If you want some explanation of the past decade’s styling trends, you’d do worse than to look at a 1993-2000 Fiat Coupe. Famously styled in-house by Chris Bangle (though built by Pininfarina), whose signature 2002 BMW 7-series both confounded and influenced our aesthetic sensibilities, it was a predictor of things to come. If you don’t see it, that’s okay; it’s a traditionally attractive car which doesn’t challenge the eye. The markers of “flame surfacing” and, in general, unexpected interruptions in shapes are there, however, marking a break from the minimalism of the ’80s and organic influence of the ’90s. As a style pioneer from today’s perspective, it’s uniquely subtle and if it seems unremarkable to us, it’s because so much of what has followed makes this car look clean and simple.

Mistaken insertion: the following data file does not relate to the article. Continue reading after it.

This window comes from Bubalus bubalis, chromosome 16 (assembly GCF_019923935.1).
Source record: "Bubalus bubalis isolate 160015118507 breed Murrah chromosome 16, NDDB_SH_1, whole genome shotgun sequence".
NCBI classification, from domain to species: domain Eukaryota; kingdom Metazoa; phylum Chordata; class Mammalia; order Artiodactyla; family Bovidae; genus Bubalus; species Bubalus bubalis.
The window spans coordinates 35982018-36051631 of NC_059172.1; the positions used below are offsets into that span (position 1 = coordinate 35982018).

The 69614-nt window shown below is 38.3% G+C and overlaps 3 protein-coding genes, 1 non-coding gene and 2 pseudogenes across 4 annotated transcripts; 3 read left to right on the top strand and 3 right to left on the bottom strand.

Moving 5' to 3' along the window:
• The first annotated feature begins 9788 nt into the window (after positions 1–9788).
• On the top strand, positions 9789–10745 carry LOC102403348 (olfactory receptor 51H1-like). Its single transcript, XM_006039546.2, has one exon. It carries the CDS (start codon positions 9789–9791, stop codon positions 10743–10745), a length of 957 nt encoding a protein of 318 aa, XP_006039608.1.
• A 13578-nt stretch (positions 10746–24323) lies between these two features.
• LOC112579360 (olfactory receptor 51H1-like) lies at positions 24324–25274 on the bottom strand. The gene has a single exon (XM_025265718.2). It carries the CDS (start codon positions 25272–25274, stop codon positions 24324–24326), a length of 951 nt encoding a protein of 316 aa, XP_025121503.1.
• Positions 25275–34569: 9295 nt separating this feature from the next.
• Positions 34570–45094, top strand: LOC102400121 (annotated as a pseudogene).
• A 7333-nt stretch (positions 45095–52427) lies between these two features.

Unfortunately for Fiat, a lot of what followed this car has in fact, been quite simple. Without an upscale image leader or a competitive C-segment car for over a decade, the flair which characterized some Fiats is seemingly lacking (not necessarily true if one considers the 500 to have flair of a different sort, but retro appeal is fleeting). There’s certainly little with which to compare the turbocharged straight-five which powered the later versions of this car, though the 500 Abarth has one of the more (if not the most) musical four-cylinders on the market today. The trajectory of Chrysler’s current “partner” is, of course, a different story, but a Fiat Coupe is an interesting footnote in their recent history. Never sold on this side of the Atlantic, and never known for durability, keeping this car maintained and running in Ontario (where it was found by S. Forrest) is likely already a challenge. Hopefully enough car buffs ask what it is, then, because many may never realize its influence.